Outlined below are some proven tips to recognize call center burnout.
Fatigue is, according to the ICD, “usually experienced as a weakening or depletion of one’s physical or mental resource and characterized by a decreased capacity for work and reduced efficiency in responding to stimuli.”
This often includes the inability to focus the attention and mental energy necessary to complete a goal or task.
According to The Productivity Project author, Chris Bailey, it’s more likely for employees to procrastinate if the task they should be working on advocates to one of these five attributes:
Having to handle a large volume of calls is a huge factor in creating call center stress specifically. Tight workload and targets based on the number of calls will leave call center agents feeling overwhelmed and make it difficult to concentrate.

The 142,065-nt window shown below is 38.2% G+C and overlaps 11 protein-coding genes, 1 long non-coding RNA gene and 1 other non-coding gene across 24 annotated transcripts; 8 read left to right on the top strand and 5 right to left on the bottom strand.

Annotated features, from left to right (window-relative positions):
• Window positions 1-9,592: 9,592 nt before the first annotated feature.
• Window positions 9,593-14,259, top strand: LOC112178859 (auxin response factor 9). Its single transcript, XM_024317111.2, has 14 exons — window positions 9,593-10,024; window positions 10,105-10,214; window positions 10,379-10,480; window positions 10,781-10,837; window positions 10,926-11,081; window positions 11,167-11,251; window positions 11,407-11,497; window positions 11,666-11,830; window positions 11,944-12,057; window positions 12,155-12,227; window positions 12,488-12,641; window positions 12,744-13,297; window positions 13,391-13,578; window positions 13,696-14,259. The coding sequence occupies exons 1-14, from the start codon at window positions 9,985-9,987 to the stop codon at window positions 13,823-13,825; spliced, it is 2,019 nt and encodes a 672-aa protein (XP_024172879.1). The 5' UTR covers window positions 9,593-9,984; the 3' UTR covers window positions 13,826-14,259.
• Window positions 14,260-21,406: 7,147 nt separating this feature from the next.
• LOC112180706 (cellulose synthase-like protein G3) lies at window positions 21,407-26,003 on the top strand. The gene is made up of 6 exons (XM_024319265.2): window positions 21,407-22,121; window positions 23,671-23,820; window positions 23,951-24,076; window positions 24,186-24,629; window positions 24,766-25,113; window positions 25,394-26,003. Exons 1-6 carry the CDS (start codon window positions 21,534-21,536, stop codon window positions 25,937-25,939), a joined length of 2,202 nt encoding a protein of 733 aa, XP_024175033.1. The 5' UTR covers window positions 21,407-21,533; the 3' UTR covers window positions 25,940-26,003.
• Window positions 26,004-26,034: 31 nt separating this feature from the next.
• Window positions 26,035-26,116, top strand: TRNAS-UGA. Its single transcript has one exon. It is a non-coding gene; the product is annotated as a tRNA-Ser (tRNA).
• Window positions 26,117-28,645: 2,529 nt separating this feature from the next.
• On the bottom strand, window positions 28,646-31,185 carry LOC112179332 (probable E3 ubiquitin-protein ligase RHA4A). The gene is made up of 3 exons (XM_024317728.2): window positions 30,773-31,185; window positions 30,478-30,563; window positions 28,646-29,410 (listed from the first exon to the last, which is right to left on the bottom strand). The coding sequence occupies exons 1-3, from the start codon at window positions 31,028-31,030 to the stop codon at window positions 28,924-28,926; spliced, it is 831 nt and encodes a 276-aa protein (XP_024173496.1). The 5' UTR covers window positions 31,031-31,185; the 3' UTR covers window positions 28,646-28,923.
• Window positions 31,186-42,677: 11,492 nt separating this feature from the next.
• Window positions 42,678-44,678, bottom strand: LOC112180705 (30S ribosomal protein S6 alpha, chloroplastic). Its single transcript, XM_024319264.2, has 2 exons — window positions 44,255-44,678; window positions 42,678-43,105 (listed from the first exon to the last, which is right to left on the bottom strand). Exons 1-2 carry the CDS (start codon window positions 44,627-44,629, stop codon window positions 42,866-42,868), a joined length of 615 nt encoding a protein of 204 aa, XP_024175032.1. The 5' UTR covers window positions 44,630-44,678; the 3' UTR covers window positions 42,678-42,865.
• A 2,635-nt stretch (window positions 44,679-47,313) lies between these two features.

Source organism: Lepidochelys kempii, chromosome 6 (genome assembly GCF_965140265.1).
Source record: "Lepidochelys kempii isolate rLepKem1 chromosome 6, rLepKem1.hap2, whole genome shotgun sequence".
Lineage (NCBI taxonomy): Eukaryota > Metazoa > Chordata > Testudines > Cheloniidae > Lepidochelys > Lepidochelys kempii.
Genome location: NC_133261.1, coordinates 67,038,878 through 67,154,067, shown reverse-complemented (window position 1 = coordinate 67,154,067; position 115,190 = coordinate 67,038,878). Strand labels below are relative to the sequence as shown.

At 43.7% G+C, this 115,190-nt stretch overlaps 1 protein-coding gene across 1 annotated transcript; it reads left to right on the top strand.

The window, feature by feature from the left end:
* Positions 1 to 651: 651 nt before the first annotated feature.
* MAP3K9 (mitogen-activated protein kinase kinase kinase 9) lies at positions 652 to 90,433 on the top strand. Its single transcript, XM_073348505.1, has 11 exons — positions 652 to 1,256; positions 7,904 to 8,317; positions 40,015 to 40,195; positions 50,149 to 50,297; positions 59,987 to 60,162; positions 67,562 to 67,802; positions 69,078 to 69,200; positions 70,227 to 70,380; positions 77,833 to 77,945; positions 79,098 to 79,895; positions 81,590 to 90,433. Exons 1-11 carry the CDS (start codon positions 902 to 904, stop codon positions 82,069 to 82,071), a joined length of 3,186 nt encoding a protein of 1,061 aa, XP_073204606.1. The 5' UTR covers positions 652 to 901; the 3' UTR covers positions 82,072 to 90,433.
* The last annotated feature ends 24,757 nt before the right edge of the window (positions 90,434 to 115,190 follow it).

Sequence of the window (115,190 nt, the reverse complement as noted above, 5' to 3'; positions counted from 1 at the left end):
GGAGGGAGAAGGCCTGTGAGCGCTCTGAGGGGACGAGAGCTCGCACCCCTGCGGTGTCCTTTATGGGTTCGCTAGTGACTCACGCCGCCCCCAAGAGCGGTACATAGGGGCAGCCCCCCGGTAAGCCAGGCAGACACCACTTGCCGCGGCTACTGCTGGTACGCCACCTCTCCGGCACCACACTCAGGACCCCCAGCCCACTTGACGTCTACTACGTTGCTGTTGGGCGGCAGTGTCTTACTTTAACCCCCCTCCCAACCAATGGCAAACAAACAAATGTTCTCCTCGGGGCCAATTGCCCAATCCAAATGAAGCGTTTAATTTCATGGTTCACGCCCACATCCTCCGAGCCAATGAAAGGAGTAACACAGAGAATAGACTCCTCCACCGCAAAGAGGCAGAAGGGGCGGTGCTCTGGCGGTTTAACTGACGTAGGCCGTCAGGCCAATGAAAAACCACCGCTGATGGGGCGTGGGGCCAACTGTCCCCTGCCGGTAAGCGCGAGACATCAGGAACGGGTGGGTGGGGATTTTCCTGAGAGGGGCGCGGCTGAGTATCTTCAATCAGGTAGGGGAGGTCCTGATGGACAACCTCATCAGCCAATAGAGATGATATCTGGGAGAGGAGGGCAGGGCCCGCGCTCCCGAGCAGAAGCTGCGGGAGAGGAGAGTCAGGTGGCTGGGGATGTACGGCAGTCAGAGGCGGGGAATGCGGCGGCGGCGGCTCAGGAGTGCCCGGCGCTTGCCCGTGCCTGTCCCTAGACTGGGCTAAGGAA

Burnout can often give rise to reduced professional efficiency, leading to poor customer care and unforced errors.
Most of the call center agents get hired for their flexibility to handle angry callers. But this doesn’t mean they become immune to the constant anger and potential abuses from their customers. When agents deal with difficult customers, they are more likely to lose patience and express frustration with clients and fellow employees.
Agents can become overwhelmed and stressed by interactions with difficult customers. This impacts negatively on their mental health and can cause stress-related illnesses.
Employees that distance themselves from work-related social events, miss shifts, or call in sick regularly may be experiencing some level of call center burnout.
A lack of job satisfaction, loss of enjoyment, and a pessimistic attitude towards work are often symptoms of call center stress syndrome. Employees may also experience feelings of ineffectiveness or a lack of accomplishment.
Why is call center stress so widespread and debilitating? Primarily due to the nature of the work and the environment it is conducted in. One study identifies 27 different causes of call center stress, including: